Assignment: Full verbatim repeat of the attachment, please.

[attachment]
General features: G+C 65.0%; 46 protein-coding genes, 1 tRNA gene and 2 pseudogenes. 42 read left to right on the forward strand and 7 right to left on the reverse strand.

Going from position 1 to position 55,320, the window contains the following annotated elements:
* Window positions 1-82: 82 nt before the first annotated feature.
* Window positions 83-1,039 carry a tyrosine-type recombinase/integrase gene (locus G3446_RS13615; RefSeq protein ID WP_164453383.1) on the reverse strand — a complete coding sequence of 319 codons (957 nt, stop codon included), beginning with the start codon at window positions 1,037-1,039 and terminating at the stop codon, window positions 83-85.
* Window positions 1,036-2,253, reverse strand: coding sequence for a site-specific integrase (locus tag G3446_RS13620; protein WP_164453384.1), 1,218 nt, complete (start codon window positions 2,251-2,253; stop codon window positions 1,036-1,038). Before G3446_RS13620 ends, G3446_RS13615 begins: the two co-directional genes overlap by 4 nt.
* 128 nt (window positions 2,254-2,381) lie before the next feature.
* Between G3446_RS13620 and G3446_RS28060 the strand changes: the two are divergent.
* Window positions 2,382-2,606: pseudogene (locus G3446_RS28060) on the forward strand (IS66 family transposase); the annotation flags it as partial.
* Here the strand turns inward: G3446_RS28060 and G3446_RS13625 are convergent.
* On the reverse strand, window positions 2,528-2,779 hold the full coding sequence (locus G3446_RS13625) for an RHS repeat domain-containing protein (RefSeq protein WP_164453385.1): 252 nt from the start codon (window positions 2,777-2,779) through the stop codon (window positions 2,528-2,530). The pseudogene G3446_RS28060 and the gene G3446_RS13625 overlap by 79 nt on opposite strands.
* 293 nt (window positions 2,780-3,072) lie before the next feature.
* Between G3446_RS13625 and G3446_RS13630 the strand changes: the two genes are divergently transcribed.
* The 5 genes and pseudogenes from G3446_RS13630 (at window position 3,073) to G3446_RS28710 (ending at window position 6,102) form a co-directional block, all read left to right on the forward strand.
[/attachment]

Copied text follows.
General features: G+C 65.0%; 46 protein-coding genes, 1 tRNA gene and 2 pseudogenes. 42 read left to right on the forward strand and 7 right to left on the reverse strand.

Going from position 1 to position 55,320, the window contains the following annotated elements:
* Window positions 1-82: 82 nt before the first annotated feature.
* Window positions 83-1,039 carry a tyrosine-type recombinase/integrase gene (locus G3446_RS13615; RefSeq protein ID WP_164453383.1) on the reverse strand — a complete coding sequence of 319 codons (957 nt, stop codon included), beginning with the start codon at window positions 1,037-1,039 and terminating at the stop codon, window positions 83-85.
* Window positions 1,036-2,253, reverse strand: coding sequence for a site-specific integrase (locus tag G3446_RS13620; protein WP_164453384.1), 1,218 nt, complete (start codon window positions 2,251-2,253; stop codon window positions 1,036-1,038). Before G3446_RS13620 ends, G3446_RS13615 begins: the two co-directional genes overlap by 4 nt.
* 128 nt (window positions 2,254-2,381) lie before the next feature.
* Between G3446_RS13620 and G3446_RS28060 the strand changes: the two are divergent.
* Window positions 2,382-2,606: pseudogene (locus G3446_RS28060) on the forward strand (IS66 family transposase); the annotation flags it as partial.
* Here the strand turns inward: G3446_RS28060 and G3446_RS13625 are convergent.
* On the reverse strand, window positions 2,528-2,779 hold the full coding sequence (locus G3446_RS13625) for an RHS repeat domain-containing protein (RefSeq protein WP_164453385.1): 252 nt from the start codon (window positions 2,777-2,779) through the stop codon (window positions 2,528-2,530). The pseudogene G3446_RS28060 and the gene G3446_RS13625 overlap by 79 nt on opposite strands.
* 293 nt (window positions 2,780-3,072) lie before the next feature.
* Between G3446_RS13625 and G3446_RS13630 the strand changes: the two genes are divergently transcribed.
* The 5 genes and pseudogenes from G3446_RS13630 (at window position 3,073) to G3446_RS28710 (ending at window position 6,102) form a co-directional block, all read left to right on the forward strand.